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And they are using the council elections in May to press their case, with a detailed manifesto setting out specific proposals.
The Educational Institute of Scotland (EIS) – Scotland’s biggest teachers’ union – wants to see a minimum increase of one full-time-equivalent teacher per school, with more in larger schools; urgent action to recruit more pupil support assistants (PSAs); and extra admin and other support staff for schools.
Edinburgh EIS secretary Alison Murphy said: “Our schools are massively under-resourced and overstretched.
"We need more teachers who have got permanent contracts and security of tenure so they aren't constantly moving from school to school – and that’s not just for the sake of the teachers, that's for the sake of the schools and the pupils.
“Even more than teachers, we need PSAs – a huge number of Edinburgh PSAs are on temporary contracts so they end up leaving. It’s a very rewarding job but it's tough. Many are on temporary contracts, not knowing until June whether it’s going to be renewed, and they're on pretty poor pay.
“And we have a huge shortage of admin and support staff, so there are headteachers who spend all day running around doing playground duty, covering classes and doing admin work.”
The union manifesto also calls for dedicated technical support in primary schools. Ms Murphy said: “IT is disaster in Edinburgh. Edinburgh teachers cite IT as a driver of workload and stress far more than in other parts of the country.”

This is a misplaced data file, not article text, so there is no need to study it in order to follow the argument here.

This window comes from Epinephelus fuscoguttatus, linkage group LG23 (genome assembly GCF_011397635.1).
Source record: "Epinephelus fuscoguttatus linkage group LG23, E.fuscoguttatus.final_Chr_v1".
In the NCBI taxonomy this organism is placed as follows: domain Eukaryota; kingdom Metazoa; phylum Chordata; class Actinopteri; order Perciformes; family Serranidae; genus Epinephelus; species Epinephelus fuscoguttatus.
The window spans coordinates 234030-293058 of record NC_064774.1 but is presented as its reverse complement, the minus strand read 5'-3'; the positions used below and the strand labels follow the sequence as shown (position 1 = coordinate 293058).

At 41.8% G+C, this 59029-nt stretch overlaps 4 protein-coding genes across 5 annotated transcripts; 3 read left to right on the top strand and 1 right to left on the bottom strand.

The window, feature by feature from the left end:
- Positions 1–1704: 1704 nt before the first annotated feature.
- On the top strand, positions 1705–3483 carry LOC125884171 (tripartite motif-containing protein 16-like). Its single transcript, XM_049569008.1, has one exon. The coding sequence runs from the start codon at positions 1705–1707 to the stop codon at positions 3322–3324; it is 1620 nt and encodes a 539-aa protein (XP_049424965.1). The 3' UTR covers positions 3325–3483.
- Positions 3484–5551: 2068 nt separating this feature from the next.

She said IT provision was not yet fit for the 21st century. “Edinburgh is doing work on it, but it's a bit like the trams – it might be great when it's done, but a nightmare at the moment. If you’re in a school with a pile of new ipads but the wifi system hasn’t been upgraded yet what you’ve got is a pile of table mats.
"Some primary schools are lucky enough to have someone who is very IT savvy and that person will be doing IT support instead of their day job; and if you’re in a school without someone who is IT savvy there's no-one to do it.”
She said it meant teachers preparing two plans for one lesson. “They have the lesson they want to deliver using the interactive whiteboard or whatever technology they have, but also a back-up lesson for if that technology falls over.”
The EIS is also calling for “proper resourcing” to support mental health. Ms Murphy said: “Post-pandemic there are so many kids who have had trauma. There’s not the mental health support, so teachers are the frontline when it comes to kids who are distressed. Either they're lashing out because they're distressed or, almost more worryingly, they’re turning in on themselves, yet they can’t get referrals so the teachers are trying to pick up the pieces.”
And on school budgets she said the money heads can control is less per pupil in Edinburgh than most other places. “Schools need more funding, but they also need to know when they get it it's not going to be clawed back because that happens a lot in Edinburgh.”